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CRH proposes further share buyback after strong first quarter

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By Reuters

DUBLIN (Reuters) – Ireland’s CRH announced an additional 350 million euros in share buybacks and forecast growth for the year after the building materials group reported a 7 percent rise in first-quarter sales on Wednesday.

The world’s second-biggest building materials supplier by market capitalisation launched its first share buyback programme in a decade last year and had completed the repurchase of 1 billion euros of shares by the end of March.

On Wednesday citing its strong balance sheet and cash generation it said it planned to buy back a further 350 million euros of shares before it reports its half-year results on Aug 22.

The Dublin-based company expects mid-single digit percentage growth in core earnings in the first half of the year helped by acquisitions and growth in the second half when it traditionally makes two-thirds of its profit.

The strong first quarter was driven by a 12 percent year-on-year increase in sales in its Europe Materials division, while sales in its Americas Materials and Building Products divisions rose by 4 and 5 percent, respectively.

A strategic review of CRH’s European distribution business is ongoing, it said, reiterating that it would consider all options to maximise shareholder value.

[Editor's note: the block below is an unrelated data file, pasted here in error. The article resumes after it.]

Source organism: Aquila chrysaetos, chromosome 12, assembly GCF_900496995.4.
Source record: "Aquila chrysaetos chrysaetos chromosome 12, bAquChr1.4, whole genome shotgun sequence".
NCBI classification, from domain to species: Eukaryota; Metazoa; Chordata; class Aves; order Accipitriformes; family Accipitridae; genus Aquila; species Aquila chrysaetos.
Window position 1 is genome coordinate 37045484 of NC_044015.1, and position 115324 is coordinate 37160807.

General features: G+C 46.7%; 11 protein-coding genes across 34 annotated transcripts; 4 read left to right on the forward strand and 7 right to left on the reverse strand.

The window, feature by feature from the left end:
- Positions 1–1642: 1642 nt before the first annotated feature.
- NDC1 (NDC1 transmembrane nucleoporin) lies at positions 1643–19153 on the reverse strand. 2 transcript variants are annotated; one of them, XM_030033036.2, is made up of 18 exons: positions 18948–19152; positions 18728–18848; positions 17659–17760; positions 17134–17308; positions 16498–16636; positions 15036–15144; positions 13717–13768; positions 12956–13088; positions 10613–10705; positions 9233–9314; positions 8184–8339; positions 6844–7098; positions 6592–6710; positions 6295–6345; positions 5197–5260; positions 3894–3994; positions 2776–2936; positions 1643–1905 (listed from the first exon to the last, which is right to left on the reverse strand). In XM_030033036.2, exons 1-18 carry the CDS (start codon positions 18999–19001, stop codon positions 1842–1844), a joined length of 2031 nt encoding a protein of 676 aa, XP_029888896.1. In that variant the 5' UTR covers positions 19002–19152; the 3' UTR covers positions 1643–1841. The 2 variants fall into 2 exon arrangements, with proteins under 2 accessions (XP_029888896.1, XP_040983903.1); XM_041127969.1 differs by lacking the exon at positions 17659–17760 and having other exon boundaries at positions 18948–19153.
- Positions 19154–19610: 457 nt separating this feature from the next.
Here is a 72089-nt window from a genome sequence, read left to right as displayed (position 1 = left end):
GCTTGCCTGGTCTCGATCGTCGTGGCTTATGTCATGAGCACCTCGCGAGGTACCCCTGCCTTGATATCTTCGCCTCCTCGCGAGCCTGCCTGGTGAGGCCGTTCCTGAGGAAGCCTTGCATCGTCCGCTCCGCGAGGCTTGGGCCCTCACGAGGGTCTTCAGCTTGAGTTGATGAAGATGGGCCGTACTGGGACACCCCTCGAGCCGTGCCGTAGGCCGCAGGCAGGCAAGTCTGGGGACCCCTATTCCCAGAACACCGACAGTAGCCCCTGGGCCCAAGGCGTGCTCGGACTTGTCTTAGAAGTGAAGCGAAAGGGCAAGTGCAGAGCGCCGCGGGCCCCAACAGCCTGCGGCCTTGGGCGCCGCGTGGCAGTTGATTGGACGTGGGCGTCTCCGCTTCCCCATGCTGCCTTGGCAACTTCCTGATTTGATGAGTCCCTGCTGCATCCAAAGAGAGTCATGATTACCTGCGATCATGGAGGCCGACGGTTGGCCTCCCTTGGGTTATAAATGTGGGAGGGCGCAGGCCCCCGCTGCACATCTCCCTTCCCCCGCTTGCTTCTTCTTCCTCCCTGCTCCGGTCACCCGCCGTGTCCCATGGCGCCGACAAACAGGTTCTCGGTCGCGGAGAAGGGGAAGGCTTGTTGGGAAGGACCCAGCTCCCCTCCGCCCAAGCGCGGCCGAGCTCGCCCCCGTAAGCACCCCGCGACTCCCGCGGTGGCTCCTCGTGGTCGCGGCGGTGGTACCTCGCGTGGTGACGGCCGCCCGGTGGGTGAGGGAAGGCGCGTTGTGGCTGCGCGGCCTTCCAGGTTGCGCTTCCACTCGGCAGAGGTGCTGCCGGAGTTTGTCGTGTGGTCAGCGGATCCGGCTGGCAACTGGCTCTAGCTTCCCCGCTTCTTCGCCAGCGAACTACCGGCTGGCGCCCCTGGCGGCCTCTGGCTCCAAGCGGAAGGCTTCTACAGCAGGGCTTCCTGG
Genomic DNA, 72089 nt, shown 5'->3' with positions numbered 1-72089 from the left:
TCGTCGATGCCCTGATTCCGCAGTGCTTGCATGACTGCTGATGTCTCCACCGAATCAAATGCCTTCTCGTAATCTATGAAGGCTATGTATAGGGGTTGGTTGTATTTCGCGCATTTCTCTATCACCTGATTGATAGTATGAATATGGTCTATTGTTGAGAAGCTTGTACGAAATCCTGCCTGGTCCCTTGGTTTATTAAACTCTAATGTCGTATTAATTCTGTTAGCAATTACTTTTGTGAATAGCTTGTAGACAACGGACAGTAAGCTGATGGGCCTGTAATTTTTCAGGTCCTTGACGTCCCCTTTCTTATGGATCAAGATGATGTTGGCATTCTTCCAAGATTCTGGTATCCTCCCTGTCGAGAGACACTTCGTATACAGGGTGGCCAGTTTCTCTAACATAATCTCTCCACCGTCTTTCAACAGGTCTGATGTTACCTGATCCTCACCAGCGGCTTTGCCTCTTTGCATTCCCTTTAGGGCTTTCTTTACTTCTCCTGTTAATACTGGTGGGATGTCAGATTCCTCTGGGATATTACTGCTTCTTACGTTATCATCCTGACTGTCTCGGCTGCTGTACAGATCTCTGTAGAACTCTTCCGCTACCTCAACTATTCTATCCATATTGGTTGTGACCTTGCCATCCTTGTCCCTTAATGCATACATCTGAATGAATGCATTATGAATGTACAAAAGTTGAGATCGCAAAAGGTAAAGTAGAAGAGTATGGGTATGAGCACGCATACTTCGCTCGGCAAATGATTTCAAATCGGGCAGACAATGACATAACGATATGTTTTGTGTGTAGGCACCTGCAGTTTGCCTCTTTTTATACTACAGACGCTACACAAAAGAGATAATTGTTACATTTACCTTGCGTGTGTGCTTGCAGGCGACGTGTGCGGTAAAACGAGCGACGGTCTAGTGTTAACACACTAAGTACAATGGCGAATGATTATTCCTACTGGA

Reuters reported on April 12 that CRH had hired Bank of America to launch the sale of the unit in a deal valuing the unit at about 2 billion euros (£1.73 billion) including debt.

The sale process is expected to begin next month and has already drawn interest from buyout funds including Advent, Lone Star and CVC, sources familiar with the matter said.

CRH has been ruthless in recent years in dumping businesses it did not feel were delivering high enough returns and chasing more attractive ones as it aims to improve its EBITDA margin by 300 basis points by 2021, a target announced a year ago.

It said on Wednesday that it had reached an agreement to offload its European Shutters and Awnings business to StellaGroup for 300 million euros, and year to date had spent 200 million euros on 16 smaller bolt-on acquisitions.

(Reporting by Padraic Halpin; editing by Jason Neely)